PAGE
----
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Article
May 4, 1979

Leukopenia Secondary to Sulfadiazine Silver

Author Affiliations

From the School of Pharmacy (Mr Fraser), University of Minnesota, Minneapolis, and the Department of Pharmacy (Mr Beaulieu), Central Maine Medical Center, Lewiston.

JAMA. 1979;241(18):1928-1929. doi:10.1001/jama.1979.03290440050030
Abstract

SULFADIAZINE silver 1% cream has been available in the United States since 1973 for the topical treatment of burns. This bactericidal agent acts on the cell membranes and cell walls of a variety of Gram-positive and Gram-negative bacteria as well as on yeast. Its relative freedom from appreciable side effects such as electrolyte and acid-base disturbances, staining, and pain on application has contributed to its popularity. Rash (which responds to antihistamine therapy), fever, tachycardia, and leukocytosis occur infrequently. More serious in nature is the possibility that the hematologic side effects of the sulfonamides in general could be expected with sufficient systemic absorption of sulfadiazine silver.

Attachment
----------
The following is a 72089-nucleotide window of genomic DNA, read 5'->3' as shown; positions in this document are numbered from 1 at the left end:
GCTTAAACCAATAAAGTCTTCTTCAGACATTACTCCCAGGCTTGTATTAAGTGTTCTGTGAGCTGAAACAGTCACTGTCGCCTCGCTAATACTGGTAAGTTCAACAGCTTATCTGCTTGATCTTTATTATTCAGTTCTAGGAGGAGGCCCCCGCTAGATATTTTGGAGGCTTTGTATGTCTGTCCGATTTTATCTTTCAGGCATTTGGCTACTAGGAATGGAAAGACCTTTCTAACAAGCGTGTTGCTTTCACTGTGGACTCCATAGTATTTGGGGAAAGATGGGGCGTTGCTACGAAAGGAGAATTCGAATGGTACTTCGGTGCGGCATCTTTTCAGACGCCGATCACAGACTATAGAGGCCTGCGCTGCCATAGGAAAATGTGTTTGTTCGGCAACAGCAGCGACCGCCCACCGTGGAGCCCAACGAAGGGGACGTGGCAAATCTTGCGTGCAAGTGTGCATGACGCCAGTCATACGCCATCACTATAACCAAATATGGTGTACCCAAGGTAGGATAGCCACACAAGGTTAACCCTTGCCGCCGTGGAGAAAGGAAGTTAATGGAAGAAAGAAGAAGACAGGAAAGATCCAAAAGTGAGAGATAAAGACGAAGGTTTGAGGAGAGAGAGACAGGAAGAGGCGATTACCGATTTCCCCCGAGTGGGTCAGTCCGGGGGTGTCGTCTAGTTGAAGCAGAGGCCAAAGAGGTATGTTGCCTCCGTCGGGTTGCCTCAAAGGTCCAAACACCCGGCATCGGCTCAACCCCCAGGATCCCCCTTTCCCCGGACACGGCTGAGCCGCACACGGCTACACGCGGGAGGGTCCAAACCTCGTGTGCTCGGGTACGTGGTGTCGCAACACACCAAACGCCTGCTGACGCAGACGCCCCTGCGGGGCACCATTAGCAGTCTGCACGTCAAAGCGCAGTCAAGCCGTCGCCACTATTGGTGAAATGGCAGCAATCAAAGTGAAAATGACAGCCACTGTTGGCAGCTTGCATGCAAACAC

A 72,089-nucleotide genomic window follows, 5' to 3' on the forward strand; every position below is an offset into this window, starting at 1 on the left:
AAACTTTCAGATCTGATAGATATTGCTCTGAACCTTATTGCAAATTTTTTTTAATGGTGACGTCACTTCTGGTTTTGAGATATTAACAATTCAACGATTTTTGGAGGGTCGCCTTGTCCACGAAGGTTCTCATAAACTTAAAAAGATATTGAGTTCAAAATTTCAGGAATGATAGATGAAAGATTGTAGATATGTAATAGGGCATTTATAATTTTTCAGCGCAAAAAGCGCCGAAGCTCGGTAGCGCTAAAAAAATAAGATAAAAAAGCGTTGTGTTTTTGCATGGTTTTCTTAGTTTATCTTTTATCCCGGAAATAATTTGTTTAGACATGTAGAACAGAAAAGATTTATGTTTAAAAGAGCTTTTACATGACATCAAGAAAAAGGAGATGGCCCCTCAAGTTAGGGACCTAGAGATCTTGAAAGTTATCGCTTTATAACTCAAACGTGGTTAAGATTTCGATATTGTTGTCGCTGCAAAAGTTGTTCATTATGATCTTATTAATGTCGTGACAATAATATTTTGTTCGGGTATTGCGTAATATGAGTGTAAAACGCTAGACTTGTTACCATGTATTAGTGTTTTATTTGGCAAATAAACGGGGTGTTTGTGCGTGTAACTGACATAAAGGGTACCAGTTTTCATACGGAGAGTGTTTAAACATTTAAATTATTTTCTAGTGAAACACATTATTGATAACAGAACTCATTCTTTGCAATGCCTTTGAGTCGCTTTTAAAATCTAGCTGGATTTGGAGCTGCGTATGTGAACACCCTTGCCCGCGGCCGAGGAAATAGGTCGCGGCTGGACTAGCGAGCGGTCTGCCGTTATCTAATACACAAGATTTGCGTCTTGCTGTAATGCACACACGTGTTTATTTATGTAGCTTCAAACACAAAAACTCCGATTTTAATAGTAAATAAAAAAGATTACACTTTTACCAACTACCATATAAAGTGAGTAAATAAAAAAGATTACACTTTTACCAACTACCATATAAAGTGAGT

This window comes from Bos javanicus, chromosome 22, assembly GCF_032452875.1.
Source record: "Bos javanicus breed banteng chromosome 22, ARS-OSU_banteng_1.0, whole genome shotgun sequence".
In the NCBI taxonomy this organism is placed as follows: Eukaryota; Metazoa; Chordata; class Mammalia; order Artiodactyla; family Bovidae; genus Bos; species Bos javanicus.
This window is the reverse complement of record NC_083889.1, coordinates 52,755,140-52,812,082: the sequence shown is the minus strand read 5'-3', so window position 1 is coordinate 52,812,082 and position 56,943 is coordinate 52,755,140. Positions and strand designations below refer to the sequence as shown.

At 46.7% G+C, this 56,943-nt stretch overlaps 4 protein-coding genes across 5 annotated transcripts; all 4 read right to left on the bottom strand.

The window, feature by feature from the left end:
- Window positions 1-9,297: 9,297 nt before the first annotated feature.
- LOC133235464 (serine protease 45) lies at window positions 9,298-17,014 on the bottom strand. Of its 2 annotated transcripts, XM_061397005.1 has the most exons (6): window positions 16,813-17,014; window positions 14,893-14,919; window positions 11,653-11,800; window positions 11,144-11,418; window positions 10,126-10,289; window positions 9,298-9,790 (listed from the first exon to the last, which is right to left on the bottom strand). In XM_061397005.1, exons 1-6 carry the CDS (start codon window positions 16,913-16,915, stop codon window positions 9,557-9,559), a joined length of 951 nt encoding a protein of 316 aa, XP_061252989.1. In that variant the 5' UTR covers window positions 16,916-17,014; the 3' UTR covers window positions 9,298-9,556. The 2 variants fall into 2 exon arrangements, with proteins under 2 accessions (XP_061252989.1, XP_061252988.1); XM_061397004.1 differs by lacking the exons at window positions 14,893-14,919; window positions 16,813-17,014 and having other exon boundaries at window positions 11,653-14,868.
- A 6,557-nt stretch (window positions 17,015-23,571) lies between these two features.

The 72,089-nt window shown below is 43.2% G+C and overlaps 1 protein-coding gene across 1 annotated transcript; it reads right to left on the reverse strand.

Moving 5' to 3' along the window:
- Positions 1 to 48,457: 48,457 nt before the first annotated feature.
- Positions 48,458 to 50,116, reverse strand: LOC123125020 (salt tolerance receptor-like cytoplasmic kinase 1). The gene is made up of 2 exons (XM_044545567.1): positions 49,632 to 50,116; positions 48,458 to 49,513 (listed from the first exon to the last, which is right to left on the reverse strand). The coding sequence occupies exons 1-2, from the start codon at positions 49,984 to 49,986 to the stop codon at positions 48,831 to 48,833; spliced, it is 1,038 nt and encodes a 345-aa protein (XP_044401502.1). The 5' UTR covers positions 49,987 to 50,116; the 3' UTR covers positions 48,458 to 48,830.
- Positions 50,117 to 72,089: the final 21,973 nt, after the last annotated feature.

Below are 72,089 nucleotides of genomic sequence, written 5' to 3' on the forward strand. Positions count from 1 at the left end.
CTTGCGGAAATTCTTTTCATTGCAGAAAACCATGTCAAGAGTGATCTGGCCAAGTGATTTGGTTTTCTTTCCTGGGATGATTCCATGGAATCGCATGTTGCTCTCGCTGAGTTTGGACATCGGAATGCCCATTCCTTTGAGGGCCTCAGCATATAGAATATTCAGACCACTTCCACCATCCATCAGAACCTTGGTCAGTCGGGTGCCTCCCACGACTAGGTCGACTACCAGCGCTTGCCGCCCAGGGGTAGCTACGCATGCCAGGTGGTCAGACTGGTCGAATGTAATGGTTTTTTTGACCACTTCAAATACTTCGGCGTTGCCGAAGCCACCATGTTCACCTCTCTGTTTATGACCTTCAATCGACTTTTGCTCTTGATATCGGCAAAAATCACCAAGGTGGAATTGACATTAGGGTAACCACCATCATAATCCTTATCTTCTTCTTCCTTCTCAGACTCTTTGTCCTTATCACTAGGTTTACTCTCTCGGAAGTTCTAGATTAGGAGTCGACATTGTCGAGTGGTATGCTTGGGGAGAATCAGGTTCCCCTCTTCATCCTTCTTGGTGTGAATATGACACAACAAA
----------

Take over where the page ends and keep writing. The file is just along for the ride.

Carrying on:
Leukopenia associated with sulfadiazine silver is one hematologic reaction that has only recently been recognized. It is a relatively common occurrence with an incidence of 3% to 5%.1,2 The scarceness of information in the literature describing this possible drug-induced reaction prompted our report.

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